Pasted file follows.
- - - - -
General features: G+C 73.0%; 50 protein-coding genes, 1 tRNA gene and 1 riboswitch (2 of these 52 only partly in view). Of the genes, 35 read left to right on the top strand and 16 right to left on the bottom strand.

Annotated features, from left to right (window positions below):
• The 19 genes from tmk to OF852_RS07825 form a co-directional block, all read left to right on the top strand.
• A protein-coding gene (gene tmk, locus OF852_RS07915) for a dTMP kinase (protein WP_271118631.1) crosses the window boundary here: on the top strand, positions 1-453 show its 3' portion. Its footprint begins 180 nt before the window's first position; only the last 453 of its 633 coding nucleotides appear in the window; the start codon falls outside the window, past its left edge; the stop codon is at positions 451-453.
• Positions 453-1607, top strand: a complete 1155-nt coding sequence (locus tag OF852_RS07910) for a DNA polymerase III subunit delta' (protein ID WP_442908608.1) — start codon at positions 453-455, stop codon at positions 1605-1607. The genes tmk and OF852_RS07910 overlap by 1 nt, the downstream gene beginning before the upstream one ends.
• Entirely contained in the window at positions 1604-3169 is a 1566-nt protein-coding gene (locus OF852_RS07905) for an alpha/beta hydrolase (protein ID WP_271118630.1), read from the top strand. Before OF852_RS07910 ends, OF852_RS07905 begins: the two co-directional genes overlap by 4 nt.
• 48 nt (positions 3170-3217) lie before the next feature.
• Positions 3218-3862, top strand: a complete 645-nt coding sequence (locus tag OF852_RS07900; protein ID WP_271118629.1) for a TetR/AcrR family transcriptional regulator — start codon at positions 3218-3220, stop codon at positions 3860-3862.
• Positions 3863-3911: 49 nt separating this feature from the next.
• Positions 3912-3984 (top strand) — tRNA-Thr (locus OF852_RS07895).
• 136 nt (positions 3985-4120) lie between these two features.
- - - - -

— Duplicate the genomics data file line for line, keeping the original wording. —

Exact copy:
General features: G+C 73.0%; 50 protein-coding genes, 1 tRNA gene and 1 riboswitch (2 of these 52 only partly in view). Of the genes, 35 read left to right on the top strand and 16 right to left on the bottom strand.

Annotated features, from left to right (window positions below):
• The 19 genes from tmk to OF852_RS07825 form a co-directional block, all read left to right on the top strand.
• A protein-coding gene (gene tmk, locus OF852_RS07915) for a dTMP kinase (protein WP_271118631.1) crosses the window boundary here: on the top strand, positions 1-453 show its 3' portion. Its footprint begins 180 nt before the window's first position; only the last 453 of its 633 coding nucleotides appear in the window; the start codon falls outside the window, past its left edge; the stop codon is at positions 451-453.
• Positions 453-1607, top strand: a complete 1155-nt coding sequence (locus tag OF852_RS07910) for a DNA polymerase III subunit delta' (protein ID WP_442908608.1) — start codon at positions 453-455, stop codon at positions 1605-1607. The genes tmk and OF852_RS07910 overlap by 1 nt, the downstream gene beginning before the upstream one ends.
• Entirely contained in the window at positions 1604-3169 is a 1566-nt protein-coding gene (locus OF852_RS07905) for an alpha/beta hydrolase (protein ID WP_271118630.1), read from the top strand. Before OF852_RS07910 ends, OF852_RS07905 begins: the two co-directional genes overlap by 4 nt.
• 48 nt (positions 3170-3217) lie before the next feature.
• Positions 3218-3862, top strand: a complete 645-nt coding sequence (locus tag OF852_RS07900; protein ID WP_271118629.1) for a TetR/AcrR family transcriptional regulator — start codon at positions 3218-3220, stop codon at positions 3860-3862.
• Positions 3863-3911: 49 nt separating this feature from the next.
• Positions 3912-3984 (top strand) — tRNA-Thr (locus OF852_RS07895).
• 136 nt (positions 3985-4120) lie between these two features.